that it is virtually invisible to observers.
Both the colonizers and the (comparatively) benevolent species value species self-awareness, which is
not found among humans. Individual humans decide who they are and what they want to do with their
lives. We have never collectively assessed ourselves as a life form and decided what our purpose in
existence should be. Both of the alien species have accomplished that. They see the absence of species
self-awareness as evidence that there is not enough intelligence present for our species to become self
aware.
There is a striking difference between species in individuation and the distribution of intelligence. The
colonizers and the (comparatively) benign species are two different forms of collective consciousness.
The colonizers are similar to communally living insects; units slowly become more capable of individual
initiative and self-awareness as caste level increases. By contrast the (comparatively) benign species may
have started out as individual biological units in the very remote past, but it now functions as an extremely well integrated, complex collective. Every part appears to possess intelligence and initiative. It is a true group mind.
The human species is composed of autonomous individuals, giving us great advantages in originality
and flexibility. The average biological unit amongst us is capable of individual initiative. On the other
hand we are unable to make organized use of this capability because our collectives are not intelligent.
The colonizers have units who are much more efficient than our individuals, completely obedient, and
highly intelligent within specified limits. Their technicians are trainedÙ one could as well say
programmedÙ for a very high level of competence in their specialties. Beyond that no resources are
invested in these units. They do not have private lives as we know them.
Individuation, which involves self-awareness and the capacity for individual initiative, is a matter of
degree among the colonizers and it is controlled by caste. The sense one has as a viewer is that the caste
distinction is absolute; some physiological difference or inflexible social condition is involved. The lower
castes are irrevocably lower. Some of them seem not to be individuals at all, but built-to-purpose units of
limited initiative. Mechanical devices made by this species may have some of the characteristics we
associate with intelligence. They may possess self-awareness. They can detect and interact with remote
viewers. Devices made by the (comparatively) benign species may have a much higher level of sentience
and capabilities so sophisticated that it is unclear whether one is dealing with a created intelligence or a
biological life form.
In consequence, distinctions now thought meaningful by human beings such as artificial-natural and
sentient versus non-sentient are inapplicable. The lines between individual and collective as well as tool
and tool-user are unclear among alien species. These distinctions appear to be artifacts of the current level of human technology and individuation.
These studies found no basis for popular memes such as human-alien hybrids, aliens walking among us
in disguise, aliens and humans working together in underground bases, treaties between human
governments and aliens, the Galactic Federation or the Prime Directive. The author had expected to find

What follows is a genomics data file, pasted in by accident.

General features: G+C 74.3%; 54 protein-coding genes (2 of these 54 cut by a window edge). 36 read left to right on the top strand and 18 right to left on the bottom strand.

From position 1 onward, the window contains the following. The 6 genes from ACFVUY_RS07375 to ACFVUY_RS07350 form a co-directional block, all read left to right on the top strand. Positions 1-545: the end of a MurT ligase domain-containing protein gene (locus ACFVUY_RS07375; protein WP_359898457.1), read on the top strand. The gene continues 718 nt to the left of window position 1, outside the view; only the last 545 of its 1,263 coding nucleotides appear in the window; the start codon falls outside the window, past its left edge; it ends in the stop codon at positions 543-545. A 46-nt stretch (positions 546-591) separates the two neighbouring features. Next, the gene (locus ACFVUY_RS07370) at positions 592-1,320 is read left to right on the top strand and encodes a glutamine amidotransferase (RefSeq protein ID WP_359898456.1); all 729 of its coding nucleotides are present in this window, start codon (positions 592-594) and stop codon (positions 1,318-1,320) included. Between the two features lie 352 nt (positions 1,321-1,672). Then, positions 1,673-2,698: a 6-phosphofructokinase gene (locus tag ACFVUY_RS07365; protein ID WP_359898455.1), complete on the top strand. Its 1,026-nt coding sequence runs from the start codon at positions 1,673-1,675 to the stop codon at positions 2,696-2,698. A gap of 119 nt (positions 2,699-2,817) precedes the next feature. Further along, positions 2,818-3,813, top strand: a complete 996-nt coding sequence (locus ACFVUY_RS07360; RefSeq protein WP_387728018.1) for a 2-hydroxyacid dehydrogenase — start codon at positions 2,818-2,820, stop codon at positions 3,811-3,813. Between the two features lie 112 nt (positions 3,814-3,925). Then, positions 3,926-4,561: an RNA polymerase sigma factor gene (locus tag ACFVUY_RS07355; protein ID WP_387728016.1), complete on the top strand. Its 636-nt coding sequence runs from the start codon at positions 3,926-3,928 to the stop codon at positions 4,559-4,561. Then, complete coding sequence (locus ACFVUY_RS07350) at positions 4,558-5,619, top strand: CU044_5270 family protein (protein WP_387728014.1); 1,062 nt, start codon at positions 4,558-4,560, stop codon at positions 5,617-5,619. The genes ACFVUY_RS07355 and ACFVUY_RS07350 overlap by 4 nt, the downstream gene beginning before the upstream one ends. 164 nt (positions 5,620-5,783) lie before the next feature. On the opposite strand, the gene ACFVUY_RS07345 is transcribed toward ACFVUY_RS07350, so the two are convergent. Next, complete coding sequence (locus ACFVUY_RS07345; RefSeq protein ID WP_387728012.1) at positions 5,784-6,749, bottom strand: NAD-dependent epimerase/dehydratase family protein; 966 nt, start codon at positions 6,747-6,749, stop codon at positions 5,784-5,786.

Legends of ancestors from the stars in the lore of other species but did not, despite the fact that they live
surrounded by stars just as we do.
During these studies the following insight emerged: human interaction is strongly oriented toward
parent-child relationships, mating, male rivalry and defense of the family. Perhaps the true function of
emotions is to organize our behavior around our fundamental biological relationships. Aliens lack these
biological and social relationships entirely. They cannot be parents, children, lovers, brothers or even
enemies to us. Human beings must not bring these attitudes to the negotiating table. It is an error to
interpret the acts of other species in terms of human social interactions.
The (comparatively) benevolent species explained that intelligent species do not engage in territorial
warfare. Indeed, there is friction between Group A and Group B and they have exchanged fire on multiple
occasions, but that is not warfare as humans know it. The implicit assumptions of parity and equivalence
of motive that underlie human territorial warfare are missing.
With reference to acts of mind such as remote viewing and psychokinesis, observation so far indicates
that on a per-unit basis the colonizers are substantially less powerful than human beings, at least as far as
the lower castes are concerned. The colonizers supplement the abilities of their units with technology.
Because some elements of their technology so closely approximate acts of mind, one may speculate that
their species contains some fully psi-capable individuals (or did at one time).
For example, consider the automobile: it has a nervous system, a digestive system, an air intake, four
limbs and two eyes. It is an imitation animal. Other species also copy the life forms and phenomena with
which they are familiar. To create psi-capable technology the colonizers may have copied abilities that
some members of their species displayed.
Both alien species use technology that can interact with the viewerÑs attention and can operate in ways
that a naïve human observer might think are supernatural. We commonly assume that solid objects cannot move through walls without making holes that an event must be either Èreal or in the mind,Š that an object can be in only one place at a time and that the flow of time moves in only one direction. Aliens violate these assumptions freely by acts of technology.